Directed by: Charles Walters
Based on the play by: Lew Brown et al.
Starring: June Allyson and Peter Lawford
Chances are, if you are looking for a good old-fashioned musical from the 40s and 50s, your first stop would be MGM -- the major studio that produced Singin' in the Rain, The Wizard of Oz, West Side Story, Meet Me in St. Louis and Showboat, among others.
For every Gene Kelly pirouette and Judy Garland solo, there are those lesser-known gems from MGM that would otherwise be completely forgotten if not for specialty channels like TCM.
And, considering the DVD is next to impossible to track down, TCM may be the only way classic film buffs can view (and own) director Charles Walters' thoroughly enjoyable adaptation of the college-set musical, Good News.
It's a familiar premise, one we've seen in countless musicals and romantic comedies over the decades: A college football captain named Tommy Marlowe (Peter Lawford) falls head-over-heels for the campus' beautiful, wealthy "it" girl, Pat McClellan (Patricia Marshall). When Pat rejects Tommy's advances, he discovers her passion for the French language and vows to become fluent himself in an attempt to woo her. He enlists the help of brainiac Connie Lane (June Allyson), and she sets aside time from her busy schedule to tutor him in French. And then, wouldn't you know it, Connie finds herself smitten with the star athlete. It's your standard tale of (seemingly) unrequited love set to bouncy music, vivid technicolour and show-stopping dance numbers.
All musicals require a suspension of disbelief, arguably even moreso than any other genre. People, often complete strangers, are liable to break out into a perfectly synchronized song and dance routine -- only to resume their everyday activities the moment the song reaches its concluding notes.
However, Good News unintentionally requires its viewers to suspend their disbelief even further with one particular gaping plot hole and a couple of contrived situations that strain plausibility.
The gaping plot hole? Well, that would be the fact that the film claims it's set in the 20s when, in actual fact, all the costumes and hair-styles are very clearly contemporary (i.e. circa 1947). And the plot contrivances? It would be too long-winded to list here but, in a nutshell, Tommy finds himself torn between winning the final football game of the season and proposing to Pat after the victory or losing the game on purpose to win over the affections of the bookish Connie.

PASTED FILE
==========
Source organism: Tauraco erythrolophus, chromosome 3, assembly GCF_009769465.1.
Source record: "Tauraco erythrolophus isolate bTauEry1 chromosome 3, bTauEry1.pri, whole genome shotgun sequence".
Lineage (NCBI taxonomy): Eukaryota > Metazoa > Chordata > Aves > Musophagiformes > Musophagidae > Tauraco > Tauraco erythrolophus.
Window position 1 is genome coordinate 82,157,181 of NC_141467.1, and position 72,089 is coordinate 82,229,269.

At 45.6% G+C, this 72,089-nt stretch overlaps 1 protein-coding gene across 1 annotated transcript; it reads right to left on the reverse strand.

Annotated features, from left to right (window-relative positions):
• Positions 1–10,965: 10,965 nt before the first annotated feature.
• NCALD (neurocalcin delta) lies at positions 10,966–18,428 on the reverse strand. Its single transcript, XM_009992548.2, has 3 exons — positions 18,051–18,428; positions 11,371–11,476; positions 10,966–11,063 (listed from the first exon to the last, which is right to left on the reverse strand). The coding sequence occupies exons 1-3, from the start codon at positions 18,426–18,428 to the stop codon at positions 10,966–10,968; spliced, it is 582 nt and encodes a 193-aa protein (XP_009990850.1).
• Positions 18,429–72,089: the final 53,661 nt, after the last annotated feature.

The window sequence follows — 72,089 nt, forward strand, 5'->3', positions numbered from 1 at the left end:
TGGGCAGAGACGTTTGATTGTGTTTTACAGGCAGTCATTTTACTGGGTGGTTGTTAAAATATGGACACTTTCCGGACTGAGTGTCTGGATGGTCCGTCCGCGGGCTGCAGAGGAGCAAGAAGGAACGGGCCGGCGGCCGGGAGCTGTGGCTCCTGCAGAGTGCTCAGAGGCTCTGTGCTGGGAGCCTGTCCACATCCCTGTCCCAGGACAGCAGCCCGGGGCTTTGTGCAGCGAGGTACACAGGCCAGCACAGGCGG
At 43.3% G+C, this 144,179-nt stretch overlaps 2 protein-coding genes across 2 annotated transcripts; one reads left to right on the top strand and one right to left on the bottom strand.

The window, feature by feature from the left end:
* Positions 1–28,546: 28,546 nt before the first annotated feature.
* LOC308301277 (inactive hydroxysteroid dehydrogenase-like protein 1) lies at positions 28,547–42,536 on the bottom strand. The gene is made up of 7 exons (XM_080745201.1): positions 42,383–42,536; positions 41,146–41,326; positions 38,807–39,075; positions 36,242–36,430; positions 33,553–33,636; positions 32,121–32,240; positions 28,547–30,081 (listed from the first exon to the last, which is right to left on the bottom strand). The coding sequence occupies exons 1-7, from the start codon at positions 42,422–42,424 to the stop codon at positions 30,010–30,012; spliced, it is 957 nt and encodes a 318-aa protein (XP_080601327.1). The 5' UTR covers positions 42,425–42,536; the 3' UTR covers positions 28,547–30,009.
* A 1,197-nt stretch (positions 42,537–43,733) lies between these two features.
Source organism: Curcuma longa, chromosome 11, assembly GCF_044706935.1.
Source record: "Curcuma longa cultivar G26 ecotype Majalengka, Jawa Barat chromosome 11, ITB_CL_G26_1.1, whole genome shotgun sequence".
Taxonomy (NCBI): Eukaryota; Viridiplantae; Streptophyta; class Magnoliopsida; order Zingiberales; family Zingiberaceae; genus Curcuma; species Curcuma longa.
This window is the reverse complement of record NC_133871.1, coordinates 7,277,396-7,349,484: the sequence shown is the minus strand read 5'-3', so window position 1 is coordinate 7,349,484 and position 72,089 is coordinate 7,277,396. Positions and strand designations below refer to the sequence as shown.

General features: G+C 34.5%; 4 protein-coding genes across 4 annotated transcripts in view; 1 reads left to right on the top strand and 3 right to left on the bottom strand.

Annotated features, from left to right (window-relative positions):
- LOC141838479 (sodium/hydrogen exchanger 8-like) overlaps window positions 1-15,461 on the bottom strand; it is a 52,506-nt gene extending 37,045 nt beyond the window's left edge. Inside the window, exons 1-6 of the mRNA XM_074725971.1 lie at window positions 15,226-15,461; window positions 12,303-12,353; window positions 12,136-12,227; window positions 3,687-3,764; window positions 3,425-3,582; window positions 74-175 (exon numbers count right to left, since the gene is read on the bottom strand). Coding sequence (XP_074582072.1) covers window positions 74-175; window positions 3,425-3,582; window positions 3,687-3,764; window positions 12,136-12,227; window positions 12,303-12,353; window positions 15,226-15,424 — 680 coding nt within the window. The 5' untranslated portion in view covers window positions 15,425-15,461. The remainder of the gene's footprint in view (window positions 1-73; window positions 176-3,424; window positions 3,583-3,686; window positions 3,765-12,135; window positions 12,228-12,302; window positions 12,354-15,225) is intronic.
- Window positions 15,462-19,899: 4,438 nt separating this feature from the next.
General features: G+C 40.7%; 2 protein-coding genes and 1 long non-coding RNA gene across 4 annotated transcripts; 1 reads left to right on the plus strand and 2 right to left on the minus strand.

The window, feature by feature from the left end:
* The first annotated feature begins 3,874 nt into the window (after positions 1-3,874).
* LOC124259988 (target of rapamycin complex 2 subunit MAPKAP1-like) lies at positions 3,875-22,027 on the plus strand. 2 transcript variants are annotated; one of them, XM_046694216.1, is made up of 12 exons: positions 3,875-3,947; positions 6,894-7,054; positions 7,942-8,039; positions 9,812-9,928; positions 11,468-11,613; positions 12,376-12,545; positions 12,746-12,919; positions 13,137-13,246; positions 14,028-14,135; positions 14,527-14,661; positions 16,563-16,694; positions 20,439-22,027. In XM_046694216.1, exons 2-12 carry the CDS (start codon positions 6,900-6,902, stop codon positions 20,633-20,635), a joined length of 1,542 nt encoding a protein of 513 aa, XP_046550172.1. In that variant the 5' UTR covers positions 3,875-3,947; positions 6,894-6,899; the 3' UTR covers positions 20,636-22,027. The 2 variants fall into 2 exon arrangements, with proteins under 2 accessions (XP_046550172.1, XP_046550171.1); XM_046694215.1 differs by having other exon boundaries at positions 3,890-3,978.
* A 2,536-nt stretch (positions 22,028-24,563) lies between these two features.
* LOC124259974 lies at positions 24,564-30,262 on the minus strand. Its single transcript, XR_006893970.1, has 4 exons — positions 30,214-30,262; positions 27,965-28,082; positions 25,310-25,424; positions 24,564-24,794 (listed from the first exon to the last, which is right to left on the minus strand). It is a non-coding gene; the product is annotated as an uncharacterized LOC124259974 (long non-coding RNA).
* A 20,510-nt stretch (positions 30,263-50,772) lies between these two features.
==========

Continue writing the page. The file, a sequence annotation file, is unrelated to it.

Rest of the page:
|Peter Lawford and June Allyson|
Regardless of these quibbles, it's hard not enjoy this rousing musical. The songs are surprisingly catchy considering the film has fallen off the radar when people talk about movie musicals. You'll find yourself humming "Lucky in Love" well after the end credits. And, while "The Best Things in Life are Free" is no doubt viewed as the film's romantic highlight, keep an eye out for the amusing exchange between the charming Allyson and Lawford when they duet on "The French Lesson."
In terms of genuine show-stoppers, however, there's only one that comes to mind: "Pass the Peace Pipe", an infectious song-and-dance number led by Joan McCracken (professional dancer and ex-wife of Bob Fosse).
But what it all comes down to in the end is the two charming leads. While Allyson and Lawford both have their detractors, I'm not one of them -- they are both a joy to watch. While they may not have the greatest singing voices they try their darndest to really belt it out. Where they do both excel is in their onscreen presence and overall likeability -- and both are fully capable of burning up the dance floor as they prove in the closing number, "The Varsity Drag."
For pure, unadulterated musical entertainment, Good News proves to be just that.
FINAL GRADE: B+